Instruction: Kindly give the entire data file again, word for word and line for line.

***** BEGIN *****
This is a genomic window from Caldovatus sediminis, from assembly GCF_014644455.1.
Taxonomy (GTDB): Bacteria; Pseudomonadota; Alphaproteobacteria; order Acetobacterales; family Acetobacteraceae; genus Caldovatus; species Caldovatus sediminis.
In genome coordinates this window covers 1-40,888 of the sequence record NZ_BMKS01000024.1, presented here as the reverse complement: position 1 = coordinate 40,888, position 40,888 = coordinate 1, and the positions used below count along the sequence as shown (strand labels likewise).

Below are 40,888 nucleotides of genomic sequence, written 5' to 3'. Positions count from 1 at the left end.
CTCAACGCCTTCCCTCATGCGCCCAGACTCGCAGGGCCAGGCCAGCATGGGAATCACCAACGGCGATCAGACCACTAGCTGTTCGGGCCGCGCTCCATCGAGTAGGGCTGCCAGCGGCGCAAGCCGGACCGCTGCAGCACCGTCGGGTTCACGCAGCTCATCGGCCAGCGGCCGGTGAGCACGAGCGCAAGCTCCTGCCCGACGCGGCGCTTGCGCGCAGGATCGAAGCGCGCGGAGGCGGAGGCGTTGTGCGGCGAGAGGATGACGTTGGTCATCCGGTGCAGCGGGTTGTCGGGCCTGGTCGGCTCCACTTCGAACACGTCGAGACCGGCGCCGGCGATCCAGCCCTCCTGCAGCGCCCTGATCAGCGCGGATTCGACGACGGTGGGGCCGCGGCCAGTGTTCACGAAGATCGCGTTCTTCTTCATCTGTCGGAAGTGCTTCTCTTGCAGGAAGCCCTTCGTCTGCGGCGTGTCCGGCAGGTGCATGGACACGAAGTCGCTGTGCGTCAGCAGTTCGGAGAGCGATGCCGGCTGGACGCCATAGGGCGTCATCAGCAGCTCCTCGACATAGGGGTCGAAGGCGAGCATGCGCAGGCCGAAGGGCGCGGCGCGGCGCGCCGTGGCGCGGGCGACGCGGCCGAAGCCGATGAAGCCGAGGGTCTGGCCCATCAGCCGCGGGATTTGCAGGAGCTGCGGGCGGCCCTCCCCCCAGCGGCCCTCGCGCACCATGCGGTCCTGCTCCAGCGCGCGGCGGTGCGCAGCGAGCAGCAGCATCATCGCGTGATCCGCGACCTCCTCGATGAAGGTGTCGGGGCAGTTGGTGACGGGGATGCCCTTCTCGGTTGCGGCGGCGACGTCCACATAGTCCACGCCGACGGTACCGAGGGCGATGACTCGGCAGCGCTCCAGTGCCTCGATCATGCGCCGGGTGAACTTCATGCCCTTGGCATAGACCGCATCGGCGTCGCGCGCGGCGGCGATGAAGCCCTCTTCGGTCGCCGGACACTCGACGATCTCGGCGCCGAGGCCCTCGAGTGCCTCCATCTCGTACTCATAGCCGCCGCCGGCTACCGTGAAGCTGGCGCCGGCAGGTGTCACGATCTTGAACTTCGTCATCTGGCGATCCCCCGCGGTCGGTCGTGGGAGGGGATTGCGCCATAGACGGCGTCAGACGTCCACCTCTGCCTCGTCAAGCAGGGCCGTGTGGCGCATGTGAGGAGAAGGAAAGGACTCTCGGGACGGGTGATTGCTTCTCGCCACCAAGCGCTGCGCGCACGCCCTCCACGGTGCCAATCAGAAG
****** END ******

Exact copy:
This is a genomic window from Caldovatus sediminis, from assembly GCF_014644455.1.
Taxonomy (GTDB): Bacteria; Pseudomonadota; Alphaproteobacteria; order Acetobacterales; family Acetobacteraceae; genus Caldovatus; species Caldovatus sediminis.
In genome coordinates this window covers 1-40,888 of the sequence record NZ_BMKS01000024.1, presented here as the reverse complement: position 1 = coordinate 40,888, position 40,888 = coordinate 1, and the positions used below count along the sequence as shown (strand labels likewise).

Below are 40,888 nucleotides of genomic sequence, written 5' to 3'. Positions count from 1 at the left end.
CTCAACGCCTTCCCTCATGCGCCCAGACTCGCAGGGCCAGGCCAGCATGGGAATCACCAACGGCGATCAGACCACTAGCTGTTCGGGCCGCGCTCCATCGAGTAGGGCTGCCAGCGGCGCAAGCCGGACCGCTGCAGCACCGTCGGGTTCACGCAGCTCATCGGCCAGCGGCCGGTGAGCACGAGCGCAAGCTCCTGCCCGACGCGGCGCTTGCGCGCAGGATCGAAGCGCGCGGAGGCGGAGGCGTTGTGCGGCGAGAGGATGACGTTGGTCATCCGGTGCAGCGGGTTGTCGGGCCTGGTCGGCTCCACTTCGAACACGTCGAGACCGGCGCCGGCGATCCAGCCCTCCTGCAGCGCCCTGATCAGCGCGGATTCGACGACGGTGGGGCCGCGGCCAGTGTTCACGAAGATCGCGTTCTTCTTCATCTGTCGGAAGTGCTTCTCTTGCAGGAAGCCCTTCGTCTGCGGCGTGTCCGGCAGGTGCATGGACACGAAGTCGCTGTGCGTCAGCAGTTCGGAGAGCGATGCCGGCTGGACGCCATAGGGCGTCATCAGCAGCTCCTCGACATAGGGGTCGAAGGCGAGCATGCGCAGGCCGAAGGGCGCGGCGCGGCGCGCCGTGGCGCGGGCGACGCGGCCGAAGCCGATGAAGCCGAGGGTCTGGCCCATCAGCCGCGGGATTTGCAGGAGCTGCGGGCGGCCCTCCCCCCAGCGGCCCTCGCGCACCATGCGGTCCTGCTCCAGCGCGCGGCGGTGCGCAGCGAGCAGCAGCATCATCGCGTGATCCGCGACCTCCTCGATGAAGGTGTCGGGGCAGTTGGTGACGGGGATGCCCTTCTCGGTTGCGGCGGCGACGTCCACATAGTCCACGCCGACGGTACCGAGGGCGATGACTCGGCAGCGCTCCAGTGCCTCGATCATGCGCCGGGTGAACTTCATGCCCTTGGCATAGACCGCATCGGCGTCGCGCGCGGCGGCGATGAAGCCCTCTTCGGTCGCCGGACACTCGACGATCTCGGCGCCGAGGCCCTCGAGTGCCTCCATCTCGTACTCATAGCCGCCGCCGGCTACCGTGAAGCTGGCGCCGGCAGGTGTCACGATCTTGAACTTCGTCATCTGGCGATCCCCCGCGGTCGGTCGTGGGAGGGGATTGCGCCATAGACGGCGTCAGACGTCCACCTCTGCCTCGTCAAGCAGGGCCGTGTGGCGCATGTGAGGAGAAGGAAAGGACTCTCGGGACGGGTGATTGCTTCTCGCCACCAAGCGCTGCGCGCACGCCCTCCACGGTGCCAATCAGAAG